Ascot Racecourse 23/11/19 The Christy 1965 Steeple Chase. Cyrname ridden by Harry Cobden drives for the line to win the race from Altior ridden by Nico de Boinville Photo Andy Watts / Racingfotos.com

The Kings are dead – long live the Kings. Nicky Henderson and Nigel Twiston-Davies might disagree but in just 60 minutes on Saturday between the hours of 2.07 (the off time of the Christy Ascot 1965 Chase) and 3.07 p.m. (conclusion of the Betfair Chase at Haydock) two champions were dethroned, possibly terminally such is the merit of their respective conquerors, writes Tony Stafford.

First it was Altior, unbeaten and unblemished in 19 races over hurdles and chases, but almost psyched (well Nicky Henderson and owner Patricia Pugh were) by the official handicappers to risk his record over the longest distance he’d ever tried. There has been general disbelief in many quarters (not least this one) that the weights and measures men from Wellingborough could translate two wide-margin wins around Ascot by Cyrname as worthy of a 176 rating, 1lb more than Altior earned in 14 impeccable runs and 28 miles of effort over three seasons’ hard labour.

More remarkable perhaps was that when Cyrname had finished a remote seventh of 13 at Ascot last year on the corresponding day’s racing in a 2m1f handicap chase, Altior had already been adorned with his 175 mark ever since beating Min easily in the Arkle at Cheltenham back in March of that year. In none of his previous triumphal marches to victory was it deemed necessary to mark him even the single pound higher than would have staved off Cyrname’s two-race surge early this year.

Cyrname exploded with a 21-length demolition of Doitforthevillage, Happy Diva, Mister Whitaker, Flying Angel and Mr Medic, smart chasers and big-race winners all, in the bet365 Chase over Saturday’s course and distance in late January, necessitating a surge to 165 from 150.

Four weeks later, back on the same track, this time for the level weights Grade 1 Betfair Ascot Chase he made all, in another clinical humiliation of a top-class field, running home 17 lengths clear of the 170-rated Waiting Patiently with Fox Norton (166) and Politologue (168) clustered up close behind. It would have been possible to give Cyrname less than the 176 he got, easy on a literal application to go even higher. The result on Saturday with Altior just over two lengths behind, suggests the officials got it right – at the longer trip – but that Altior is still pre-eminent over two miles.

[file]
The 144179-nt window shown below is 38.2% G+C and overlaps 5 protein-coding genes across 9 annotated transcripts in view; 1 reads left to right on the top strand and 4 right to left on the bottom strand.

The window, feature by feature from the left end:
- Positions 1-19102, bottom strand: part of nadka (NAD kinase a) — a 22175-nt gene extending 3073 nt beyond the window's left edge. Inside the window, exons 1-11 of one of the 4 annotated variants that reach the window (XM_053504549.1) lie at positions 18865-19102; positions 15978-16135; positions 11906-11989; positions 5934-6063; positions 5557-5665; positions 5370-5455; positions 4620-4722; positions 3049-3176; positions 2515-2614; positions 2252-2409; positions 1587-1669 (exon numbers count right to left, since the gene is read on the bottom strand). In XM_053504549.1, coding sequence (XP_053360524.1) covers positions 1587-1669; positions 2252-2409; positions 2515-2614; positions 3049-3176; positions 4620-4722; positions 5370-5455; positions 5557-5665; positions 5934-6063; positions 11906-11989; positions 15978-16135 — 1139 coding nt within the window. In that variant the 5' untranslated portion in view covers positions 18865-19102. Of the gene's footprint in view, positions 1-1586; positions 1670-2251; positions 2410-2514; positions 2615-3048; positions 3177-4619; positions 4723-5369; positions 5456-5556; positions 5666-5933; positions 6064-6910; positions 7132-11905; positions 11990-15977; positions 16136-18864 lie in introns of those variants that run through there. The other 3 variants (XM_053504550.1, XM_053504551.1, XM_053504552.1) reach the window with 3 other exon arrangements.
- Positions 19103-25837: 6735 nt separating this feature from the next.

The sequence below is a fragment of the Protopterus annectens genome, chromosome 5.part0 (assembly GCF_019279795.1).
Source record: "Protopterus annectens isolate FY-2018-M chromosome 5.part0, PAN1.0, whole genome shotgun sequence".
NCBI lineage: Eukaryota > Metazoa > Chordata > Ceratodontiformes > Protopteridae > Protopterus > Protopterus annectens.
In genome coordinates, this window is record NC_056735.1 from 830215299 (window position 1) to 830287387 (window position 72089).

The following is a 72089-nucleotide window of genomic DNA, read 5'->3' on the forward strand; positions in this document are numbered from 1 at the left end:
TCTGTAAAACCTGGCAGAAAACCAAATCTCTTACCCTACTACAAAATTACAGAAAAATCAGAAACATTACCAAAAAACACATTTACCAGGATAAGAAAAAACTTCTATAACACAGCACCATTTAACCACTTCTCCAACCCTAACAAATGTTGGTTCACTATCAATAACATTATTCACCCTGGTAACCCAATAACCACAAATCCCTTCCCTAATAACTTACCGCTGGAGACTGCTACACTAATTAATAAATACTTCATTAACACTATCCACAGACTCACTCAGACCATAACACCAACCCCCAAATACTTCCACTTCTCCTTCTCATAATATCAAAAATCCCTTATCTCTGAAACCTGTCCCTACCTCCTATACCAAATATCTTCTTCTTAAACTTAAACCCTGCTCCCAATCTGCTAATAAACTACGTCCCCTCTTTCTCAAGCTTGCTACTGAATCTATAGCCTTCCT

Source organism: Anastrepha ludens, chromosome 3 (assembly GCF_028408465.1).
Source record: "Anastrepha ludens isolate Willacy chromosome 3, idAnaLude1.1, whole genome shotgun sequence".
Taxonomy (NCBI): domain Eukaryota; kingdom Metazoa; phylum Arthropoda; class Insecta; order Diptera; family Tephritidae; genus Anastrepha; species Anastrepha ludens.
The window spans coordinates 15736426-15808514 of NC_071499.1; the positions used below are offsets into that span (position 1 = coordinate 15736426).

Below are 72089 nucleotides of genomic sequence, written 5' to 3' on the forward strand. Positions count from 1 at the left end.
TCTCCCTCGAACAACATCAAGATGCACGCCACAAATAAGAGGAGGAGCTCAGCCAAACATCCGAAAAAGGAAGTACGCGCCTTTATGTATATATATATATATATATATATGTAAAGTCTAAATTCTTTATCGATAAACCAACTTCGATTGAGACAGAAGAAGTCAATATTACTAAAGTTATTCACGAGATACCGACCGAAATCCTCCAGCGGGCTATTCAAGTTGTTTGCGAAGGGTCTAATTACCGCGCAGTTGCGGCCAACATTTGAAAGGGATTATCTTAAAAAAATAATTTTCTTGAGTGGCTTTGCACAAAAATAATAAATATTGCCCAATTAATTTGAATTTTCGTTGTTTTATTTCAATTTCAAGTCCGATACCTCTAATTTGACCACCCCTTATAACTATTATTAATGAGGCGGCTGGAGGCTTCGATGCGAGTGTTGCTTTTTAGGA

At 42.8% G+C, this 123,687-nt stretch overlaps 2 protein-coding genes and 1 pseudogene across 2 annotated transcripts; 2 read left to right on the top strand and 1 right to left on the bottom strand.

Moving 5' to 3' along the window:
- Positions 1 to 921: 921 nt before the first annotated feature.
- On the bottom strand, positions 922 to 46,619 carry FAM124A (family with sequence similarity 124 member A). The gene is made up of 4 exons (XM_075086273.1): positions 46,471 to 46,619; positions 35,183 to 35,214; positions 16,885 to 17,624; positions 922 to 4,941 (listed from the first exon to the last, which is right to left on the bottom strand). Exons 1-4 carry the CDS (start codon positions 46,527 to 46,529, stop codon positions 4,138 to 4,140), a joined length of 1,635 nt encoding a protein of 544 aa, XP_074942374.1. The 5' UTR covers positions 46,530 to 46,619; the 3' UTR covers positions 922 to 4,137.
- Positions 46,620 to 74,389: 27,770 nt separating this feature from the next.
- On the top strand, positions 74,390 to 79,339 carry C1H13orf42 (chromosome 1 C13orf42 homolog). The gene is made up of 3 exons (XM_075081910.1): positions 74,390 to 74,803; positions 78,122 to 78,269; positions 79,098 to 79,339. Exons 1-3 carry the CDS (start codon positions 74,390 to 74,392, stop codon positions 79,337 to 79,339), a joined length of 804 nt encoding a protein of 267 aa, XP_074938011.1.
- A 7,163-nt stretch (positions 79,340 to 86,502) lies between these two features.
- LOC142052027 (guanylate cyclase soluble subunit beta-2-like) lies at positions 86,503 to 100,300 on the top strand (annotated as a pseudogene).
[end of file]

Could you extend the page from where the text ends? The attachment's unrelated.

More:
Then again Nicky Henderson might be looking over his shoulder towards Ireland where Laurina’s first try over fences resulted in an eight-length margin over the more than useful Minella Indo, all produced with an effortless stroll up the run-in after the pair were close coming to the last fence at Gowran Park. Maybe that’s why Nicky didn’t rule out a rematch even in the King George where Paul Nicholls is intent on next revealing the new champ to his soon-to-be-adoring public, never mind Saturday’s restrained reaction to the upset.

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For make no mistake, upset it was. The betting public had, it seems, as much respect for the present official ratings as the rest of us, making Altior a heavily-backed 1-3 shot after mathematically bigger  odds-on prices had been available earlier in the day. Cyrname was never bigger than his 5-2 starting price. One thing I didn’t expect to witness happened as the horses came up to the line. Harry Cobden is still a relatively inexperienced jockey, albeit one whose boss thought enough of his potential to cast aside the excellent Sam Twiston-Davies not too long ago as first jockey. I was waiting for the Dettori-esque whip brandishing, extravagant waving to the crowd or the triumphal shake of the fist and a loving grab of his mount’s neck, but there was none of that from Cobden, just a professional message to his horse to slow down, the job’s done.

Having seen that happening 55 minutes earlier – got this timing thing down to a tee! – I was a little surprised when after a masterful waiting-at-the-back ride from Robbie Power on Lostintraslation in the Betfair Chase at Haydock, he did the full victory celebration as his horse crossed the line a comfortable length and a half ahead of dual previous winner Bristol de Mai.